This series of stories begins with a match made in hell: the story of Ferdinand and Imelda Marcos, which led to the conjugal dictatorship that plunged our nation to the dark days of Martial Law.  

But love, too, played a great role in the resistance. The next two stories tell how two couples’ love for the nation and the masses led them to love one another. 

For Edna and Alex Aquino, it blossomed at the frontline of the underground movement against the Marcos Regime. 

For Mon and Iting Isberto, it was ingenuity and determination that kept them together, from their previous long-distance relationship to their separation during solitary confinement.

One pair plundered the country, and two fought back. Read all three stories here.

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Late one evening in 1954, Imelda Romualdez and then-Rep. Ferdinand Marcos of Ilocos Norte crossed paths at the Manila Capitol. It was “love at first sight,” according to the young Ilocano, who was then a rising congressman and known for being a womanizer.
The next day, Imelda received two red roses from Ferdinand “one in full bloom and the other in tight bud” —with a short note saying, “Everything is so rosy. I wonder why.”

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Imelda learned that in Ilocano courtship custom, “the bud denoted her tightly closed un-awareness of what was about to blossom, while the open rose symbolized his mature love and flat declaration of marriage.”
Only after 11 days of courtship, starting from the night they met, Imelda and Ferdinand got married in Baguio City.

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Gifts of Love

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San Juanico Bridge

With more than three years of construction costing around $22 million at the time, this iconic structure is dubbed as one of the symbols of Ferdinand Marcos’ love for Imelda. Also called as the Marcos bridge by their loyalists, this bridge was inaugurated on July 2, 1973, in time for Imelda’s 44th birthday. One of the longest bridges in the country, San Juanico Bridge connects Leyte — the birthplace of Imelda — and Samar.
Ironically, one of the torture methods used during the Marcos regime was named after the bridge.

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Cultural Center of the Philippines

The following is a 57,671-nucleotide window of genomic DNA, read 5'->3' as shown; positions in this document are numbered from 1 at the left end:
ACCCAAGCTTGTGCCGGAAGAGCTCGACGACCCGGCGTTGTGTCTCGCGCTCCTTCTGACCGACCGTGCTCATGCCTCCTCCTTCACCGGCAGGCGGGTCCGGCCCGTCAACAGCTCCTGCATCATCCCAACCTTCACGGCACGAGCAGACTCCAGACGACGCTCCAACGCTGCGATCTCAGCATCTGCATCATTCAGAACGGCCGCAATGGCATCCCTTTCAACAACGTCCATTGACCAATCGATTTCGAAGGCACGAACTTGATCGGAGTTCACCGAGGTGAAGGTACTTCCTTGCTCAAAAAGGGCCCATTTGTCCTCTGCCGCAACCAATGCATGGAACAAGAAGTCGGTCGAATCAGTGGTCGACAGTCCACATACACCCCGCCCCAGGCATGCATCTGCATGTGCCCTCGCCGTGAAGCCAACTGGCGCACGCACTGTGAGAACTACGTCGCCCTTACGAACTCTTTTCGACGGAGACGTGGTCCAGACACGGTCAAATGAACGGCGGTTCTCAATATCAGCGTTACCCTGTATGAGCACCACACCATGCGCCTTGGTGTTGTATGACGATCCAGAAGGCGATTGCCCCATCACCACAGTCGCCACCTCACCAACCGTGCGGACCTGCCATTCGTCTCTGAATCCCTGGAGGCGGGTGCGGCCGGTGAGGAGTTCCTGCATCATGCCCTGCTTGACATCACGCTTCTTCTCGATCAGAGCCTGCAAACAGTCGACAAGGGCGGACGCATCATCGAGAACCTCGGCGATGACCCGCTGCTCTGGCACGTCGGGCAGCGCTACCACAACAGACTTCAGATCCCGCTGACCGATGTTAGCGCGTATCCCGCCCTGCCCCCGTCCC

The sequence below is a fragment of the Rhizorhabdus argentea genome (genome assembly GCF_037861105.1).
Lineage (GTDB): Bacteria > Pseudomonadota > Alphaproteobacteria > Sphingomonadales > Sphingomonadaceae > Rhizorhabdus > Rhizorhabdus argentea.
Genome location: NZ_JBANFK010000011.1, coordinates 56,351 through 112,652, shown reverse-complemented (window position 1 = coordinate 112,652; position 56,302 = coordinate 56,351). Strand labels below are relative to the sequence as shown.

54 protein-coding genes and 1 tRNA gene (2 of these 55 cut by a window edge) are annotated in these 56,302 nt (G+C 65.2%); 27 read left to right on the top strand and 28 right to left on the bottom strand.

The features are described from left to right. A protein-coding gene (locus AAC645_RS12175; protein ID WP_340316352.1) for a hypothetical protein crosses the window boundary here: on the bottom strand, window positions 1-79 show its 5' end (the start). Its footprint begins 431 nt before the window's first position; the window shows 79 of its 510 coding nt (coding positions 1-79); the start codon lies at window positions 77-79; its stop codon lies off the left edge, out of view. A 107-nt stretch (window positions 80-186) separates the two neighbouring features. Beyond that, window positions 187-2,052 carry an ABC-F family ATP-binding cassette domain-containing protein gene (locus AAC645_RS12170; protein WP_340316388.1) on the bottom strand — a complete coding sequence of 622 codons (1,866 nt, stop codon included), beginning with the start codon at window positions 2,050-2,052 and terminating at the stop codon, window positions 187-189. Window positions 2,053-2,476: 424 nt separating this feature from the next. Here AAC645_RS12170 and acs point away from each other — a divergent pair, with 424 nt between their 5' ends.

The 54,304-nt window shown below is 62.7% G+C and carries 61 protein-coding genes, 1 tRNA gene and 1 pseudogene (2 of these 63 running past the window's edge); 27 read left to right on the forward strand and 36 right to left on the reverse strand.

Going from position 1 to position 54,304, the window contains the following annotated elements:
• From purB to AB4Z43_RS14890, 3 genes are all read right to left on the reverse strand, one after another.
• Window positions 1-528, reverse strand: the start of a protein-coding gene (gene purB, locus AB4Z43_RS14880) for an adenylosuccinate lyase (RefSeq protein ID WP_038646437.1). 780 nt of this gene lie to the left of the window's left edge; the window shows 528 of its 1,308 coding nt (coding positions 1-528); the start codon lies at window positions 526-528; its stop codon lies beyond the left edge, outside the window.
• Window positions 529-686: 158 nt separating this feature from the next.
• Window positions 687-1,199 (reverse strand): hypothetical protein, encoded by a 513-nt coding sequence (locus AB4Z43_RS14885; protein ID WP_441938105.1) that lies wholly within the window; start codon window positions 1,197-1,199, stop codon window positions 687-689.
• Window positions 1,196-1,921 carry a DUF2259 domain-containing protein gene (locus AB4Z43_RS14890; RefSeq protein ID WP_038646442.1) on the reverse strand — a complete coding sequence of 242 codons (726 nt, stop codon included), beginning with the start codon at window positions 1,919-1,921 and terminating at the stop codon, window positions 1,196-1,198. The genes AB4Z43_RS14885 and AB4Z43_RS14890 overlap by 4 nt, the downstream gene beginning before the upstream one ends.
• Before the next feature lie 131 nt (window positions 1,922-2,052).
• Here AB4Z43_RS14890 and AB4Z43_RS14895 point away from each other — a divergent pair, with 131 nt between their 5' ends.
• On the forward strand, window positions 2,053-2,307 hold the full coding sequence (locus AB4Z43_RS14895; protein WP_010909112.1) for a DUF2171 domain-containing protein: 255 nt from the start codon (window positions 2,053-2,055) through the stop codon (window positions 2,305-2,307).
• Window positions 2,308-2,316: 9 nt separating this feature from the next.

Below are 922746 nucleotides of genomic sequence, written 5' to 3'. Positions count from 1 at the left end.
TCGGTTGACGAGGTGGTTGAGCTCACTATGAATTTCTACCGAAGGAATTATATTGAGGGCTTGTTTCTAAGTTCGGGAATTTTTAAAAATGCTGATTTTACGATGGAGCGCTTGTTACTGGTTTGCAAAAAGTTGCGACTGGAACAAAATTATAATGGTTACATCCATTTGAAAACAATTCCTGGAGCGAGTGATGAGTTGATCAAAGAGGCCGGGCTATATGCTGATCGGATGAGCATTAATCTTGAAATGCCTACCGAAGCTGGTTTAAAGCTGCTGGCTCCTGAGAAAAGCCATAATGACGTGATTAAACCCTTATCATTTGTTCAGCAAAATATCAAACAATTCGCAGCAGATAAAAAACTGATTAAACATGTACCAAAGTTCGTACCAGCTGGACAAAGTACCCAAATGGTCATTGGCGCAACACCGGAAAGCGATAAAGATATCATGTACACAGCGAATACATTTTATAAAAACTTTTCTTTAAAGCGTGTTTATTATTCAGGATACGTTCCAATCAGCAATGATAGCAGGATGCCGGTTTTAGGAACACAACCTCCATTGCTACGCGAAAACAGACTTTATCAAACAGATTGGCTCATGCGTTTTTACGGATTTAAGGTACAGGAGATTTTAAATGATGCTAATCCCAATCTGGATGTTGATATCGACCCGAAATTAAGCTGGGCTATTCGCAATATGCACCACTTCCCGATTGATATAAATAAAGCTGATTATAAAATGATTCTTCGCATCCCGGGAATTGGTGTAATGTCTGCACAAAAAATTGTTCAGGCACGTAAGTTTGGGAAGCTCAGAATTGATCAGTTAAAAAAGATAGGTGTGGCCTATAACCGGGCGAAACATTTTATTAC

Founded in 1969, the development of the Cultural Center of the Philippines (CCP) took three years to build. This brainchild of the Marcoses was born out of their desire to emphasize the promotion and preservation of Filipino arts and culture. It is believed that Imelda was highly involved in this project and it remains her “most ambitious fundraising venture to date.”

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New York Buildings

Ferdinand’s love for Imelda is not just known in the Philippines — it also made the headlines of International newspapers in 1986 when he was exposed to giving four New York buildings as a gift to his wife. These properties, which are worth more than $300 million, were located at 730 Fifth Avenue, 40 Wall Street, 200 Madison Avenue, and Herald Center at Herald Square.
While the infamous couple denied the allegations of owning these properties, the matter has become an issue during the 1986 snap elections in the country as their family has been accused of grave corruption.

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Love Letters of Ferdie to Imelda

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The King and The Kingmaker: The Marcoses’ Shared Greed for Power
More than what they call love, Ferdinand and Imelda shared another thing in common: greed for power.
Since Ferdinand first assumed the presidency in 1965, Imelda had not stopped meddling with presidential affairs. With the “kingmaker” herself always sticking her nose to her husband’s business, it is no doubt that everything about their marriage is conjugal — from sharing the country’s chief executive powers to taking part in their family’s dictatorship during the Martial Law period.

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Major appointments concerning the late President have to be cleared by the First Lady, or else the appointee would suffer harassment due to Imelda’s disappointment. It also came to the point when Ferdinand had to make policies to appease his wife’s demands.

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More than this, Imelda — as a strong woman she claims to be — conditioned the mind of her husband that he was nothing without her; that he must always give what his wife’s lavish demands. Of course, the kingmaker’s expensive requests took a toll on every Filipino taxpayer’s money, and their shared greed for power continues to make us pay their debt until today.